What a President Cruz's foreign policy might look like

The Takeaway
Ted Cruz

US Republican presidential candidate Ted Cruz speaks at a pro-life rally and campaign event in Des Moines, Iowa, January 27, 2016.

Rick Wilking/Reuters

The Iowa Caucuses are less than a week away, and the GOP’s two frontrunners — Donald Trump and Senator Ted Cruz — are in a statistical tie, according to the latest poll from Quinnipiac University.

What would happen to US foreign policy if one of these frontrunners won in November? For one, Cruz has promised to get aggressive with ISIS.

"We will carpet bomb them into oblivion,” Cruz said at a FreedomWorks summit in Iowa in December. “I don't know if sand can glow in the dark, but we are going to find out."  

Would a hypothetical President Cruz make good on that promise? Victoria Coates, Cruz's foreign policy adviser, worked for Defense Secretary Donald Rumsfeld and former Texas Governor and GOP presidential candidate Rick Perry.

“It sounds very simple, but [Cruz is] approaching the world from the very clear perspective of what’s best for America,” Coates says. “He believes our nation is the greatest force for good on the planet, so preserving it and protecting it should be our priority, and that’s been a very disciplined practice of his.”

But do raucous comments about annihilating American enemies really help to protect US peace and security?

“I’m never going to apologize for working for a candidate who wants to be too mean to the terrorists,” she says. “That doesn’t seem to me really to be a downside.”

According to Coates, a hypothetical President Cruz wouldn't be too concerned about harming civilians in ISIS-held areas.

“Unfortunately, we are in a situation right now where we have an administration that has zero tolerance for any collateral damage,” she says. “War is a horrible, violent, messy business. One can be as humane as humanly possibly, and if one is going to successfully execute a military mission, there is going to be collateral damage. So I think what Senator Cruz is expressing is his willingness to do what is necessary to keep our country safe.”

In viewing the current fight against ISIS, Coates argues that the US must “change the rules of engagement governing our forces if we do want to be successful,” calling the Obama Administration’s strategy a “dismal failure.”

However, under the Obama Administration, about 90 percent of people killed in US-led drone strikes in Afghanistan over one five-month period were not “the intended targets,” according to The Intercept. Coates says it’s “a great mystery” why the Obama Administration would tolerate collateral damage in Afghanistan and Pakistan, but not in ISIS strongholds in Syria and Iraq.

“One thing that has been a concern for me about this administration is that they’ve almost fetishsized the use of drones,” she says. “Drones are a useful technology, and they can do all sorts of extraordinary things — they’re going to put lasers on them that can take out ballistic missiles. That’s fantastic, but they remain a tool — they are not a strategy.”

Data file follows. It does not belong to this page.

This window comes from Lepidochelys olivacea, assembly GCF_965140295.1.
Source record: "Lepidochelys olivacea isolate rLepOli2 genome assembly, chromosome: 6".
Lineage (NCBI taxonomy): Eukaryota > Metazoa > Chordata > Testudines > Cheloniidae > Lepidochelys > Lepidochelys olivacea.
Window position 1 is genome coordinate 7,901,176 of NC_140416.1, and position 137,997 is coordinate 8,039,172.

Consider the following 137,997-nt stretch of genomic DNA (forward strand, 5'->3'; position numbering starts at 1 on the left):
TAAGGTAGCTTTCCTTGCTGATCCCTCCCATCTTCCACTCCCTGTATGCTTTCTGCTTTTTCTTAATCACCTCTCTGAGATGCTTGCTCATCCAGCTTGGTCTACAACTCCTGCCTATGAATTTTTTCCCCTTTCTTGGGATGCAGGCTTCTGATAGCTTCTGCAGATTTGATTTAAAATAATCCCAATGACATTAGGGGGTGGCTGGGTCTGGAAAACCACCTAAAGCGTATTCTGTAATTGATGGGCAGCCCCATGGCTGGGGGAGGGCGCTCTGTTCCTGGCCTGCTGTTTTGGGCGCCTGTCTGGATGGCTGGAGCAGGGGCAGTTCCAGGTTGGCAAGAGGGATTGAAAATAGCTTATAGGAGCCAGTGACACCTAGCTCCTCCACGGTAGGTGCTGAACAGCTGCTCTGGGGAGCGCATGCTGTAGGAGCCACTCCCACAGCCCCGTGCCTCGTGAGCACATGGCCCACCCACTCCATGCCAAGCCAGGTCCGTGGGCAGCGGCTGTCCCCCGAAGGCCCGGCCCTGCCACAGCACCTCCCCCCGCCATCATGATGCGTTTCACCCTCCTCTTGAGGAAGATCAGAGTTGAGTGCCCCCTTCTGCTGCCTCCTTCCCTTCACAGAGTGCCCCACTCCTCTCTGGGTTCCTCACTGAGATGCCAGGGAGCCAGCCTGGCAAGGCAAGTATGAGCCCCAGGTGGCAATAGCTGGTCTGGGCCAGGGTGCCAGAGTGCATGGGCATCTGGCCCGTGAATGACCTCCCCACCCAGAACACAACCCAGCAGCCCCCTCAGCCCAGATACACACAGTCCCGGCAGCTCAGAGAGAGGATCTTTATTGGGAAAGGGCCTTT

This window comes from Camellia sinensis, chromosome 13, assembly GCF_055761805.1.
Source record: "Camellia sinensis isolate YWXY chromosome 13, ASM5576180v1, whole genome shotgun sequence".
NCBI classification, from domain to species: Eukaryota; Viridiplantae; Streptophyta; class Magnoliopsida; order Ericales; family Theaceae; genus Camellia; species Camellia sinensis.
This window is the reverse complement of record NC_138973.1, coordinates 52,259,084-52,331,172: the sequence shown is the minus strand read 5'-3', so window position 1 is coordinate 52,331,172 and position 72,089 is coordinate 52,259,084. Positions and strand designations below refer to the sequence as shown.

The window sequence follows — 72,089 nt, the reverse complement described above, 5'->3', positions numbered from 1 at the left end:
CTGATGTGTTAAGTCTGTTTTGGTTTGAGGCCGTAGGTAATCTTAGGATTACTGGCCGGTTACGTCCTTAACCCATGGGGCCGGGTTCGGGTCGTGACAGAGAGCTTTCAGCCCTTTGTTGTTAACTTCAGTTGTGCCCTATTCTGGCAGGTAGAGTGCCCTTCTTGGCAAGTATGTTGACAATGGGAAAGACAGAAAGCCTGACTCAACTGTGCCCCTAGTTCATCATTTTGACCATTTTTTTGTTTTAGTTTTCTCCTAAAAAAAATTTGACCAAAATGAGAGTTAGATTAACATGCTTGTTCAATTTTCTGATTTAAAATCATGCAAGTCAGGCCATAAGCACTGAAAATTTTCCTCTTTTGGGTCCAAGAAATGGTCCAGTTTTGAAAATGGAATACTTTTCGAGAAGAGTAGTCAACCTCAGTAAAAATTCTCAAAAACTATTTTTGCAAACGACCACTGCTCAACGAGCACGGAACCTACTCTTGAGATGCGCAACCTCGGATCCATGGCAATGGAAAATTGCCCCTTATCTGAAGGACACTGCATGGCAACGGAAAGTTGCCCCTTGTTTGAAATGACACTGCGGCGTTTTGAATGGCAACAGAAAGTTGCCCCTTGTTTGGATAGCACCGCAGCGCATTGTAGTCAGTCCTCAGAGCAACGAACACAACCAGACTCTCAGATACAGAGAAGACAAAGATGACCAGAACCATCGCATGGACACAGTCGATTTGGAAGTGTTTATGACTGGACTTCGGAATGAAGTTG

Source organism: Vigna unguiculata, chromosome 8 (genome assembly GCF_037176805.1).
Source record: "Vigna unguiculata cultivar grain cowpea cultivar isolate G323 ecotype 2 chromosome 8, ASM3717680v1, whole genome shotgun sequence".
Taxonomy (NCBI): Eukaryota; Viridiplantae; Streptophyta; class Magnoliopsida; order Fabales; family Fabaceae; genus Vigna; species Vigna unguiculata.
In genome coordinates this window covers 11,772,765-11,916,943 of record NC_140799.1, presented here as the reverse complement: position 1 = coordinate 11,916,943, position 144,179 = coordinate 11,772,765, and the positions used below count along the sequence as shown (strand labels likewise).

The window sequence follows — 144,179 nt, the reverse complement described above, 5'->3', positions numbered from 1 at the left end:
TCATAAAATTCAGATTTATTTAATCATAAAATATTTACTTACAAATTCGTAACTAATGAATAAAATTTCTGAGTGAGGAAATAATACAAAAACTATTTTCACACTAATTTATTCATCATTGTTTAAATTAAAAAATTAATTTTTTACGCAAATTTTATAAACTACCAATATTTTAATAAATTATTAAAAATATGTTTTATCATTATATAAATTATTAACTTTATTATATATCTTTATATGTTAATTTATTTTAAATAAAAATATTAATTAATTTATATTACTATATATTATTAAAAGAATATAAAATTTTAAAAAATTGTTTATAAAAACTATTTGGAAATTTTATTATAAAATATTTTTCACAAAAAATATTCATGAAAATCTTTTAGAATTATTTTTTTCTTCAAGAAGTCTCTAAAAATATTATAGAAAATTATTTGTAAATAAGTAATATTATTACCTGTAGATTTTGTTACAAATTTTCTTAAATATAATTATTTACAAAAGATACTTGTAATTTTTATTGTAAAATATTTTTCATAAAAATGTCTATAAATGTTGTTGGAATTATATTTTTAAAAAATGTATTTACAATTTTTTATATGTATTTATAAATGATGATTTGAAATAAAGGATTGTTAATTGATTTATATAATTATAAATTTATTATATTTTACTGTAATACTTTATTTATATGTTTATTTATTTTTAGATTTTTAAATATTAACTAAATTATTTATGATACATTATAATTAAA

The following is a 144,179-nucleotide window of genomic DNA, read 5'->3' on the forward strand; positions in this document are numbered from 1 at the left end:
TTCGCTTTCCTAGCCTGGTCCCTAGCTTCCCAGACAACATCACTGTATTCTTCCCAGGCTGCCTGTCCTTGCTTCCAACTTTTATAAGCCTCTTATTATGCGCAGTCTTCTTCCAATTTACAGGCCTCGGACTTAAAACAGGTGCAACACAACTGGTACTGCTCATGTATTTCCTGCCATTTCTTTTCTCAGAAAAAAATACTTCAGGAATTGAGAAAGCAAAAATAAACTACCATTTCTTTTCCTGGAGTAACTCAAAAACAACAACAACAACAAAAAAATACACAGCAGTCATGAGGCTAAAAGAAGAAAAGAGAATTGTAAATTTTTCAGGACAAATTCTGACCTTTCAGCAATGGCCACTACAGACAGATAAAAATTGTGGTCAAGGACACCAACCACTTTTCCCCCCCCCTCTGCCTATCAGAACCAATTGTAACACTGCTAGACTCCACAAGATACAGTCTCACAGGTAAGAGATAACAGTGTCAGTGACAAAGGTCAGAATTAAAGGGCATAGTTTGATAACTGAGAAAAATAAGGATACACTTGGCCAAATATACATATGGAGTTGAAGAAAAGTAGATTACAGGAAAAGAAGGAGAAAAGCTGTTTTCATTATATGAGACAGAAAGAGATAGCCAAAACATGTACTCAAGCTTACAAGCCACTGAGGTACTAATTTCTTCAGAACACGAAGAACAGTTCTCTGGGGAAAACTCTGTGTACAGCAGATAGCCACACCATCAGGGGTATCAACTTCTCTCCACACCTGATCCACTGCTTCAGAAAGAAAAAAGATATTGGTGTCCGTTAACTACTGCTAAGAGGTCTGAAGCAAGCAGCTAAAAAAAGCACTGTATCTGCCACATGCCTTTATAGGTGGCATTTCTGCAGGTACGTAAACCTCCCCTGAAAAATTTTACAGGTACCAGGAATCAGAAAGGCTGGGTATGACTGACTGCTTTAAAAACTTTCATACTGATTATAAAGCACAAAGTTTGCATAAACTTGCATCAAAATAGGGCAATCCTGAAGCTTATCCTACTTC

In addition, Coates says Cruz would roll back the Iranian nuclear deal. She says Cruz would overturn the historic accord “on day one” of his presidency.

“He’s been very clear over the last two years, really since September ‘13 ... even before the infamous phone call between President Rouhani and President Obama, that we were starting out on the wrong foot,” Coates says.

Around the time of his marathon Obamacare filibuster that included a reading of Dr. Seuss’ “Green Eggs and Ham,” Coates says Cruz filed legislation that called for US hostages to be released, and for Iran to formally recognize Israel, before America reopened contact with Iran.

“For this administration, that came after — it was some sort of postscript to get the hostages out,” she says. “For me, that’s a pretty clear illustration of the differences of their approach. So, I think certainly it’s going to be a very heavy lift [to undo the Iran nuclear deal], but that doesn’t mean that he’s not going to do it.”

One of the rules of the Iranian nuclear agreement includes a provision that ensures that inspectors with the International Atomic Energy Agency will have daily access to Iran’s nuclear sites to ensure that the nation is only using the technology for peaceful means. International inspectors monitoring Iran have said that revoking the historic deal would likely restart the nuclear course Iran had been on before the accord was struck.

Despite this international agreement, Coates says she doesn't believe Iran has ever stopped trying to make a nuclear weapon. She also said she doesn't believe anything that Secretary of State John Kerry has said on the issue.

“I absolutely believe a number of things the Iranians have said, which is that they believe they have a right to enrich uranium; that they believe they have a right to ICBMs; that they believe they can keep testing them in defiance of the United Nations Security Council. I believe them when they say death to America; and I believe them when they say they’re going to wipe Israel off the map. All of those statements, which I believe, lead me to be extremely cautious about the agreement we’ve just concluded.”

This story first aired as an interview on PRI's The Takeaway, a public radio program that invites you to be part of the American conversation.